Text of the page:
SEOUL (Reuters) – Shares in two battery suppliers to Tesla , South Korea’s LG Chem and Japan’s Panasonic, fell on Wednesday after the electric car maker unveiled plans to cut costs and produce its own batteries.
LG Chem was trading down 3.1%, after initially opening higher, while Panasonic fell 4%.
Tesla CEO Elon on Tuesday outlined plans for aggressive cuts in manufacturing costs, although the automaker’s shares tumbled as Musk forecast the change could take three years or more.
To help drive down vehicle costs, Musk described a new generation of batteries that will be more powerful, longer lasting and half as expensive than the company’s current cells at Tesla’s “Battery Day”.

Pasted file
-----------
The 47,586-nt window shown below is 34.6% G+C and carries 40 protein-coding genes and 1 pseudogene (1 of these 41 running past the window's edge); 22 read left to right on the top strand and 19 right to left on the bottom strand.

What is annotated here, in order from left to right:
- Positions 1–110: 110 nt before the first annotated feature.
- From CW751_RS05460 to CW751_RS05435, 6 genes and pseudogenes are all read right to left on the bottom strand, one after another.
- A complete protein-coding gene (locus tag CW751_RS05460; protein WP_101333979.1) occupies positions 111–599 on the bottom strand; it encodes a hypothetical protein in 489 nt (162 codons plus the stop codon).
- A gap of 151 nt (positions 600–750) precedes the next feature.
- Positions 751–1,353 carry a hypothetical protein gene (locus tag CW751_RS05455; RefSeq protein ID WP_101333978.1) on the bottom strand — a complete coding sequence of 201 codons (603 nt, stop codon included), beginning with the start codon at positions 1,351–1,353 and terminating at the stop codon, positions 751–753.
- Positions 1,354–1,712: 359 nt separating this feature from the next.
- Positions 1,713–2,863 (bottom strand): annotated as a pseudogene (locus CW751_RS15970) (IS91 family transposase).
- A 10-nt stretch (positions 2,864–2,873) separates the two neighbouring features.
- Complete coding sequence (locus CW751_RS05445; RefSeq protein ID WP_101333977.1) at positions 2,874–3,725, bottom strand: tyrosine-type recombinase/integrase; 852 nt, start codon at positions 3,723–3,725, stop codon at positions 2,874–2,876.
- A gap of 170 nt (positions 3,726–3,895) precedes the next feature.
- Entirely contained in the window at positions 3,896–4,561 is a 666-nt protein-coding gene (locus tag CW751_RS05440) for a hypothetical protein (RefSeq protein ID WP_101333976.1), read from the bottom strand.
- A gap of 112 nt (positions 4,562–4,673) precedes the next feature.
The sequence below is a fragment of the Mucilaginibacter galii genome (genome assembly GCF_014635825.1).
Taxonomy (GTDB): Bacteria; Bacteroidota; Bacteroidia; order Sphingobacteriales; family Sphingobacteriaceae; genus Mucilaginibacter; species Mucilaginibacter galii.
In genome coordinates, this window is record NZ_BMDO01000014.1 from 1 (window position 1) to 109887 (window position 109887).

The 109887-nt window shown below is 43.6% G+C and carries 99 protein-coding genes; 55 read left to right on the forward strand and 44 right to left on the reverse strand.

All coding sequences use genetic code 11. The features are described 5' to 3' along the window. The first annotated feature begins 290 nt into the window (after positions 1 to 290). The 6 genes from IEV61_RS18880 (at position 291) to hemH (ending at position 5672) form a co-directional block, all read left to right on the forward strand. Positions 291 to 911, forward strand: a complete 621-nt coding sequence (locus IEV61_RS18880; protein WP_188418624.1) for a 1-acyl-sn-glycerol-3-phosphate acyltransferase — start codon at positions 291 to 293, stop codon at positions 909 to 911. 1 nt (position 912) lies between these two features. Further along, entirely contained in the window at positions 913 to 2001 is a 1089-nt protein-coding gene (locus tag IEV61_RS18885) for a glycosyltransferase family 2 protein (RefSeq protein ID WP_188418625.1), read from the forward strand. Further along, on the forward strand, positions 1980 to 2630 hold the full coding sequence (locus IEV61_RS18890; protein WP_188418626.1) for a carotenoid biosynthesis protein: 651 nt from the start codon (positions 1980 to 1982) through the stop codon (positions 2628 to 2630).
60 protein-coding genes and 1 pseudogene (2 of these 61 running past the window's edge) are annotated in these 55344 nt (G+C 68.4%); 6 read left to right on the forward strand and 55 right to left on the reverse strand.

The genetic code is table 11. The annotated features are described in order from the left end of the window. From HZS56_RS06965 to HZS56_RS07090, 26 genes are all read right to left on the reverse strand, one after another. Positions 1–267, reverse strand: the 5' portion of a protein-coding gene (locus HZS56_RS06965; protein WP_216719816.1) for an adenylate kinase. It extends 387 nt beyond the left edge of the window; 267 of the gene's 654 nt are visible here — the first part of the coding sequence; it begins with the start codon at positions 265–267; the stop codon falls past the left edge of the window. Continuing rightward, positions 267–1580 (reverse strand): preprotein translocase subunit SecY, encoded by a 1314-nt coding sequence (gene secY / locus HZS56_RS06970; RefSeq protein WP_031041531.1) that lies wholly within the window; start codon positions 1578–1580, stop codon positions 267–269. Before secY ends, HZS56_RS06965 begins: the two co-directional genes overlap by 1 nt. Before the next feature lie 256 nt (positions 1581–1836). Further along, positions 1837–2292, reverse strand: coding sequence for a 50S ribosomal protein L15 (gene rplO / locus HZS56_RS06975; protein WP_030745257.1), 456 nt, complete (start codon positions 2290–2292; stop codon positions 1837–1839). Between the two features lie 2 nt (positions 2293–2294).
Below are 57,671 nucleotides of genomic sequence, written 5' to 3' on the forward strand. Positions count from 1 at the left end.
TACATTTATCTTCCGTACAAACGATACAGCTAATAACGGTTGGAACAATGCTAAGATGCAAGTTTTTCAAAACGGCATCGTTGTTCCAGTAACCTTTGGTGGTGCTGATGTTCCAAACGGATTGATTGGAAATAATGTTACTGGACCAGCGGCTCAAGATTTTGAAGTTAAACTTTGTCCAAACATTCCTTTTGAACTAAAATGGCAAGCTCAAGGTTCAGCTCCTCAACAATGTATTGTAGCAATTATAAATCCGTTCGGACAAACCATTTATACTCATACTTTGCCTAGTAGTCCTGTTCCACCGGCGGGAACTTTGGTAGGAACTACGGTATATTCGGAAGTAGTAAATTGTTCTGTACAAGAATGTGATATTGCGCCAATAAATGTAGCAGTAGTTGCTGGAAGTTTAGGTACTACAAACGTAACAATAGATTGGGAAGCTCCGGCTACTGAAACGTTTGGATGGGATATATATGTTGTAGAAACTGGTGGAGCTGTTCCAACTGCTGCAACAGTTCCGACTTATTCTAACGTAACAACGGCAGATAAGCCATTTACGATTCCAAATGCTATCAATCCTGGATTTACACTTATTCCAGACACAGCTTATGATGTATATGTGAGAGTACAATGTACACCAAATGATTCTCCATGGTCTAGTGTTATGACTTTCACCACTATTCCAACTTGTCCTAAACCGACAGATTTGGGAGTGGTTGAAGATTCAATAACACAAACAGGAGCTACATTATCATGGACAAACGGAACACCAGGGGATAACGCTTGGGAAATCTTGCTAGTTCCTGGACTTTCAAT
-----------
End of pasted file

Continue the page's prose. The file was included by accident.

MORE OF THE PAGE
Tesla aims to rapidly ramp up battery production over the next years, to 3 terawatt-hours a year, or 3,000 gigawatt-hours — roughly 85 times greater than the capacity of its Nevada plant. Musk said Tesla could supply batteries to other companies.
Tesla said the company has started ramping up production of its new batteries at a pilot line in largest vehicle factory in Fremont, California, but productivity is not high at this point.
Tesla currently produces batteries in partnership with Panasonic at its $5 billion Nevada factory, while LG Chem and China’s CATL supply cells to its Shanghai factory.
Reporting by Hyunjoo Jin, Cynthia Kim; Editing by Richard Pullin